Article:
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In Focus: Niagara Falls area, Ontario, Canada.
Thursday, 22nd June 2017
Source : Jingjianxiong (Charlie) Shi , Monique Rosszell

The city of Niagara Falls, Ontario, is on the Canadian side of Niagara Falls, which forms the international border between the Canadian province of Ontario and the US state of New York.

The natural wonder of Niagara Falls, which is the collective name for the Horseshoe Falls, the adjacent American Falls, and the smaller Bridal Veil Falls, is a major tourist attraction for the city of Niagara Falls, attracting 12 million visitors every year.

Combined, the three falls have the highest flow rate of any waterfall in the worldâ€"and a vertical drop of more than 165 feet. 

With a population of 85,810, the city offers direct "one-day" business opportunities to people on both sides of the border, along with multi-modal transportation networking that includes road, water, rail, and air.

In addition to having competitive advantages for business development, Niagara Falls offers desirable industrial and commercial real estate, a vibrant arts and culture scene, an array of commercial enterprises and recreational opportunities, as well as scenic tranquility. 

The following In Focus report details factors relevant to the near-term vitality of the hotel industry in the Niagara Falls area, focusing on the city of Niagara Falls and Niagara-on-the-lake, Ontario.

Hotel Market Performance and Forecast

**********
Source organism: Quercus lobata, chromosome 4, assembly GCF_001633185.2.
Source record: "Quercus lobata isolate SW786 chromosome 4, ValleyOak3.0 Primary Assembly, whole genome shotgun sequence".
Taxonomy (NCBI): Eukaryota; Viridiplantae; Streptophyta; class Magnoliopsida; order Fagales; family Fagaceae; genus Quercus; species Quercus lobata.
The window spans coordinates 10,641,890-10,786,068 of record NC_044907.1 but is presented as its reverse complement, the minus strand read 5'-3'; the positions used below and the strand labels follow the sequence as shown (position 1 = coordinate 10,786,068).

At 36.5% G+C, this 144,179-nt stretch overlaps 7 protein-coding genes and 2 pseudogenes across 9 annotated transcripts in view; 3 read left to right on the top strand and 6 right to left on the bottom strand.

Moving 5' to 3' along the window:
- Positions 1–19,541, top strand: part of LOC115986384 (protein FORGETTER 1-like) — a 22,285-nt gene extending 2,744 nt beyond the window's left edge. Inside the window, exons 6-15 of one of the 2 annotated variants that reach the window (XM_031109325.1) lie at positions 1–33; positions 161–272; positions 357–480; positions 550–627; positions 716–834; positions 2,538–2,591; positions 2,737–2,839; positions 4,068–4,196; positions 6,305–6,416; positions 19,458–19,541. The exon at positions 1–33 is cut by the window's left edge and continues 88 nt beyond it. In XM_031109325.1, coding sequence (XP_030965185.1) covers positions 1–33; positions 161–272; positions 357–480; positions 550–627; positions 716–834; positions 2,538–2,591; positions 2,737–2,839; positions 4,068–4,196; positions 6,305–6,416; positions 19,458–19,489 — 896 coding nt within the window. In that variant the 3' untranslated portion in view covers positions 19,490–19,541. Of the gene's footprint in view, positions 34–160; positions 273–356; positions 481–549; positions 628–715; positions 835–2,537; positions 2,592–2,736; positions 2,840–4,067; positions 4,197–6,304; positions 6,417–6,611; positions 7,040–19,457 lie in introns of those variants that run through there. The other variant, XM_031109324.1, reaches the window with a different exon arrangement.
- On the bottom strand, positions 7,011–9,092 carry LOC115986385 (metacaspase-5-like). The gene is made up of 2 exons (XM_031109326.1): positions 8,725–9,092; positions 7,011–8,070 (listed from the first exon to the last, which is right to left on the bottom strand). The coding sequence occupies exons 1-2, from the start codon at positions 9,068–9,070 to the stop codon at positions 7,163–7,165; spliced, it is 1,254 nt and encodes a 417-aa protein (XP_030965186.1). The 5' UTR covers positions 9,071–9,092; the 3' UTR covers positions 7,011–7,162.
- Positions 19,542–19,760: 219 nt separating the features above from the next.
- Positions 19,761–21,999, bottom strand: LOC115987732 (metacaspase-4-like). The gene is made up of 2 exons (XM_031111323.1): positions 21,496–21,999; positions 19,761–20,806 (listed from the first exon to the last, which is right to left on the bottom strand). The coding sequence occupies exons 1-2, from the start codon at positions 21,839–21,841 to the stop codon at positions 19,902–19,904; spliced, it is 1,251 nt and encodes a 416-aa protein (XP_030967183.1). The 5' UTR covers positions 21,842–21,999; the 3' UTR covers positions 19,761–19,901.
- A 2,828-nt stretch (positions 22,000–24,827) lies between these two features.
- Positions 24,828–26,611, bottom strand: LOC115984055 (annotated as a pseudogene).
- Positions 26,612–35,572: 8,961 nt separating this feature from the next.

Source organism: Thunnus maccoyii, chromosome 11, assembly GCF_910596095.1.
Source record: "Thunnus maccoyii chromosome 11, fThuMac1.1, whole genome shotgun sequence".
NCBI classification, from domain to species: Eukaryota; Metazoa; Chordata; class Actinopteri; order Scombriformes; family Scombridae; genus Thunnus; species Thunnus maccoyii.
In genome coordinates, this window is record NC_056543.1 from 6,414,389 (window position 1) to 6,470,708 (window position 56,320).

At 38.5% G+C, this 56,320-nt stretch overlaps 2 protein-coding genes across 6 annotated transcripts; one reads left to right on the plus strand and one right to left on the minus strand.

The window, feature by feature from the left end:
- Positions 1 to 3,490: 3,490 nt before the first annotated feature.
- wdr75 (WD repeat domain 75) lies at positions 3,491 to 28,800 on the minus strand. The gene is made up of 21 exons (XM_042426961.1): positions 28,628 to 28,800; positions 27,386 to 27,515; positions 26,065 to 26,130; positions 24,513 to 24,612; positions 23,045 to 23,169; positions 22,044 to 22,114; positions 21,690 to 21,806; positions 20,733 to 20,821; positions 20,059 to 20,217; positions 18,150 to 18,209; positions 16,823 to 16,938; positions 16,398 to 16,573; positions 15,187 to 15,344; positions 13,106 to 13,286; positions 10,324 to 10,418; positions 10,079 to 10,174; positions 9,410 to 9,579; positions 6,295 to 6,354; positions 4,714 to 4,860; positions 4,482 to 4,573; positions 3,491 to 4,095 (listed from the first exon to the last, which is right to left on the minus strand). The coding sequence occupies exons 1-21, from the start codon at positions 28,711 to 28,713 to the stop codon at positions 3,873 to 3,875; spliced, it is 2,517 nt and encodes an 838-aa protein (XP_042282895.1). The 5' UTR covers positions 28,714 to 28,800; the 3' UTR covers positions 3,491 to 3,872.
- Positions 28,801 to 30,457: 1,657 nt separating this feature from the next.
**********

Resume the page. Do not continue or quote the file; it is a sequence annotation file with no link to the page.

Overview of Historical Occupancy and Rate Trends 

The following charts illustrate the projected trends in hotel occupancy, average daily rate (ADR), and RevPAR for the Niagara Falls lodging market from 2016 through 2018.

Building on the Strong Growth in Occupancy and ADR since 2013, the Outlook for the
Niagara Falls Lodging Market Remains Positive

Niagara Falls’ Occupancy and Average Rate are both expected to remain above National Average

Source: HVS

The room supply in Niagara Falls increased modestly from 2006 to 2011, before new development slowed down in 2012. Slight growth was observed from 2013 to 2014. The closure of the 185-room Comfort Inn Clifton Hill in October 2015 caused a slight decrease in supply.

Demand has generally been on an upward trend since 2010, the only exception being 2013, when the area suffered a slight drop in meeting and group demand as a result of fewer market-wide events/conventions taking place. 

Read the full article here.

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